We aimed to evaluate the impact of metformin use on lactate kinetics in patients with severe sepsis and septic shock.Methods:
We analyzed data from a registry that included patients who presented to the emergency department and met criteria for severe sepsis or septic shock. Patients were divided into two groups based on metformin use. We compared lactate concentrations, lactate clearance (LC), and normalization at 6 h (H6) and 24 h (H24) after the initial (H0) measurement. Propensity score matching, multiple logistic, and linear regression analysis via a generalized estimating equations method were used.Results:
Of 1,318 patients, 71 patients were in the metformin use group and all 71 were selected in a one to two propensity matching. Metformin users showed significantly higher lactate levels at H0 (5.3 vs. 4.4 mmol/L) and H6 (3.8 vs. 2.9 mmol/L) in all patients, although in the matched subset, the effect was marginal (H0, 5.3 vs. 4.9 mmol/L; H6, 3.8 vs. 3.2 mmol/L; H24, 2.7 vs. 2.4 mmol/L). Mean LC (H6, 29% vs. 34%; H24, 43% vs. 49%) and normalization rate (H6, 27% vs. 28%; H24, 49% vs. 52%) were also not significantly different. Although metformin use appeared to be associated with higher lactate levels before using the propensity score method, no significant association was found between metformin use and lactate kinetics variables in the balanced matched subset data.Conclusions:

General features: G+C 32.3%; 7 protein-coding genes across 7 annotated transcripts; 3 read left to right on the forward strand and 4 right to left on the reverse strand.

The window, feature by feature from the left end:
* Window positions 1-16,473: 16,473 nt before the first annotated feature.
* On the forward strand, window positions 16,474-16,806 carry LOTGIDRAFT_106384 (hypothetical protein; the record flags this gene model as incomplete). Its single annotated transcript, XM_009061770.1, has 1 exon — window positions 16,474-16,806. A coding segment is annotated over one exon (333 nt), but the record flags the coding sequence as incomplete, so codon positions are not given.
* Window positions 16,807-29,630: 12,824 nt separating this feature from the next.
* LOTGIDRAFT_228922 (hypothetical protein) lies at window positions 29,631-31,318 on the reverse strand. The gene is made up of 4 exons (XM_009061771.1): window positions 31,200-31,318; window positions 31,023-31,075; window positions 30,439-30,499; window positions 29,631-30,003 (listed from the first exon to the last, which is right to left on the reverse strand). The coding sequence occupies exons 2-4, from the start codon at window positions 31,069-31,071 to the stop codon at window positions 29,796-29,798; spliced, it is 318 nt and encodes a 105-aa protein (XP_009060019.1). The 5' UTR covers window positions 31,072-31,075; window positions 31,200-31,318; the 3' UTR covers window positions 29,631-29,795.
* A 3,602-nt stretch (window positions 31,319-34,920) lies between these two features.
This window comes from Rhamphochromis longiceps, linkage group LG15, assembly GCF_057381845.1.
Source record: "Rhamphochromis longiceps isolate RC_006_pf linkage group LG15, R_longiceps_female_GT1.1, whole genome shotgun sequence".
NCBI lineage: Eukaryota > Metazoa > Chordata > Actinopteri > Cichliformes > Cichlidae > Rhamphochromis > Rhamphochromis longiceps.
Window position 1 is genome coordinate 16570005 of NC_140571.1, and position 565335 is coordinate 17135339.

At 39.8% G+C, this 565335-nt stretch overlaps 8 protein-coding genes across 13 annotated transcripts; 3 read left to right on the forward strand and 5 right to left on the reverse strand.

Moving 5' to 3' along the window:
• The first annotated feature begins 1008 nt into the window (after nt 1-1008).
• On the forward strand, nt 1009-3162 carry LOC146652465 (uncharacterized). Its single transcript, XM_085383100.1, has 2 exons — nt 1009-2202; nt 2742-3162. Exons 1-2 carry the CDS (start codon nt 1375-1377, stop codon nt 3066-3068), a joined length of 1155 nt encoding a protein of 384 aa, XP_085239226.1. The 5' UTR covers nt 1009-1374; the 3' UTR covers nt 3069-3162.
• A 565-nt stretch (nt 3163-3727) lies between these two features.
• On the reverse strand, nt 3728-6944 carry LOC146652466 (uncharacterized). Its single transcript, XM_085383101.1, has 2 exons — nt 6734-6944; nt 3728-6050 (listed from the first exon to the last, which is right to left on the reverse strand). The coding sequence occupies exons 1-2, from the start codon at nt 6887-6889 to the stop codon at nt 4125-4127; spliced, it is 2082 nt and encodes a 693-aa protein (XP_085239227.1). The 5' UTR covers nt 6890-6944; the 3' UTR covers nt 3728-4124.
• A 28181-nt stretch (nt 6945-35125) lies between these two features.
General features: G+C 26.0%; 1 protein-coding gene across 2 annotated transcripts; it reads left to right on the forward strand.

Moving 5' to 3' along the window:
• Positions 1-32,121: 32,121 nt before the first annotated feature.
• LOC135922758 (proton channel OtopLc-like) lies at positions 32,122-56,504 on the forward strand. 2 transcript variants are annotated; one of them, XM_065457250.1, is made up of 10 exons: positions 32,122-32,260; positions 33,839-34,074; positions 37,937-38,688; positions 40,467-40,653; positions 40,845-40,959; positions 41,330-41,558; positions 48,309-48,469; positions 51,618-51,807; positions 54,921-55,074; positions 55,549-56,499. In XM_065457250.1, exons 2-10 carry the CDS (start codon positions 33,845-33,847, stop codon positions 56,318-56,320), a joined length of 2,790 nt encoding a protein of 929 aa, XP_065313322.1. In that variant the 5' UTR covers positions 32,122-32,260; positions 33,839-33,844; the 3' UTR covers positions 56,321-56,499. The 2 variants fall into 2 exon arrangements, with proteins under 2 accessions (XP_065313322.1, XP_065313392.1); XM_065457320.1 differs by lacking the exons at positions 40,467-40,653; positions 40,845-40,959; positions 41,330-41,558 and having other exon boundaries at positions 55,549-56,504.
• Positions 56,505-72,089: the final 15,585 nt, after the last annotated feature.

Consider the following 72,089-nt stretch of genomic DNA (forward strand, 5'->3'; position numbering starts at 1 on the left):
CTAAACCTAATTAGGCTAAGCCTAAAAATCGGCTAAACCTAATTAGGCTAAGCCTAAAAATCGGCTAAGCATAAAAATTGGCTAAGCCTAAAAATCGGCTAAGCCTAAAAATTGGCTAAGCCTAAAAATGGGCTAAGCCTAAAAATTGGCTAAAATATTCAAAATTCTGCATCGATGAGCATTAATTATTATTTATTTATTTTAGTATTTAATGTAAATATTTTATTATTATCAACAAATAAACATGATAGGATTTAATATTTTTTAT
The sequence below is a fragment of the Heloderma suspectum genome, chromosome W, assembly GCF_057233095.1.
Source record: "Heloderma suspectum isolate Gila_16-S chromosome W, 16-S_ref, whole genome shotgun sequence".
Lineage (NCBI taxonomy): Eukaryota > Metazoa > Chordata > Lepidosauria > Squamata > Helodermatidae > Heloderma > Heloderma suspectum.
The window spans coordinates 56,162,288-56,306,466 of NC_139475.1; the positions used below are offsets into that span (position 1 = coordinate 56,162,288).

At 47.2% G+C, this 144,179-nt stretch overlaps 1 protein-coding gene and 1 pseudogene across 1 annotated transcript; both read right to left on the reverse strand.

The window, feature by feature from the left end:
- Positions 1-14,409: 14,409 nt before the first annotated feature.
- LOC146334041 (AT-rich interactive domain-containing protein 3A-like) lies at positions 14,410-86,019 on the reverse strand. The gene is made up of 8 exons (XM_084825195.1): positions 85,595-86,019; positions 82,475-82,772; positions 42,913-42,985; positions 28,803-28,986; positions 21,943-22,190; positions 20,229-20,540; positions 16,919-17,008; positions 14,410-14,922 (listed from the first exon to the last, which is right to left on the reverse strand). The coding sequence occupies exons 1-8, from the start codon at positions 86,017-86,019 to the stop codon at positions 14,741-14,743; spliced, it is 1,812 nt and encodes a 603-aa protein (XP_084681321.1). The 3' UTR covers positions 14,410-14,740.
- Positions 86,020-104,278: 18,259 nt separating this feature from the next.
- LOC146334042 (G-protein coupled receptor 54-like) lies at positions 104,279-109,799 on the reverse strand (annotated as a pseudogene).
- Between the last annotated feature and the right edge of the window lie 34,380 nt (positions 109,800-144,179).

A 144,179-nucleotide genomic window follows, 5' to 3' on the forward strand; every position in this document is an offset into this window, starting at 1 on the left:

Lactate levels in metformin users were initially elevated in the early phase of resuscitation from severe sepsis and septic shock. However, there was no significant difference in lactate levels, LC, and normalization over the initial 24 h period based on metformin use.